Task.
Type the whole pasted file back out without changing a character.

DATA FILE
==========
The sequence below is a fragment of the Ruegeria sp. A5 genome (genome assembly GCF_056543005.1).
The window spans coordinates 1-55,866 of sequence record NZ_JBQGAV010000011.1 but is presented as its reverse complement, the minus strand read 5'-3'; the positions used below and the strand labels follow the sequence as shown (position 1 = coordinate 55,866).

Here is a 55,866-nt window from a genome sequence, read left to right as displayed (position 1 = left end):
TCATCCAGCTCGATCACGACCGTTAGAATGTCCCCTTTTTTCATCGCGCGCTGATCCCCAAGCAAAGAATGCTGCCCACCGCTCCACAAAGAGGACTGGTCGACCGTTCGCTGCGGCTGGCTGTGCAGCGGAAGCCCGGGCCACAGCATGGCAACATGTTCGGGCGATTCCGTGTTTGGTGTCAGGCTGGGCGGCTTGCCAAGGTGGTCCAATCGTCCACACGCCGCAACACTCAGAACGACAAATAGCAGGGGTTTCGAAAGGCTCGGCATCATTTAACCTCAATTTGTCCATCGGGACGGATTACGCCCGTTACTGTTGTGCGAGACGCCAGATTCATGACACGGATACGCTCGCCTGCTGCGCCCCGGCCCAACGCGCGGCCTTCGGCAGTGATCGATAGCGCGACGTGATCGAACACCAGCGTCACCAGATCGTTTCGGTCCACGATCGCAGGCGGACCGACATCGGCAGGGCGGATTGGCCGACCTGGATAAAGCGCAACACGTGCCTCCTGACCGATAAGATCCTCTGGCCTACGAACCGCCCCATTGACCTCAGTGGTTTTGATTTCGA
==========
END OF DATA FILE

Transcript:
The sequence below is a fragment of the Ruegeria sp. A5 genome (genome assembly GCF_056543005.1).
The window spans coordinates 1-55,866 of sequence record NZ_JBQGAV010000011.1 but is presented as its reverse complement, the minus strand read 5'-3'; the positions used below and the strand labels follow the sequence as shown (position 1 = coordinate 55,866).

Here is a 55,866-nt window from a genome sequence, read left to right as displayed (position 1 = left end):
TCATCCAGCTCGATCACGACCGTTAGAATGTCCCCTTTTTTCATCGCGCGCTGATCCCCAAGCAAAGAATGCTGCCCACCGCTCCACAAAGAGGACTGGTCGACCGTTCGCTGCGGCTGGCTGTGCAGCGGAAGCCCGGGCCACAGCATGGCAACATGTTCGGGCGATTCCGTGTTTGGTGTCAGGCTGGGCGGCTTGCCAAGGTGGTCCAATCGTCCACACGCCGCAACACTCAGAACGACAAATAGCAGGGGTTTCGAAAGGCTCGGCATCATTTAACCTCAATTTGTCCATCGGGACGGATTACGCCCGTTACTGTTGTGCGAGACGCCAGATTCATGACACGGATACGCTCGCCTGCTGCGCCCCGGCCCAACGCGCGGCCTTCGGCAGTGATCGATAGCGCGACGTGATCGAACACCAGCGTCACCAGATCGTTTCGGTCCACGATCGCAGGCGGACCGACATCGGCAGGGCGGATTGGCCGACCTGGATAAAGCGCAACACGTGCCTCCTGACCGATAAGATCCTCTGGCCTACGAACCGCCCCATTGACCTCAGTGGTTTTGATTTCGA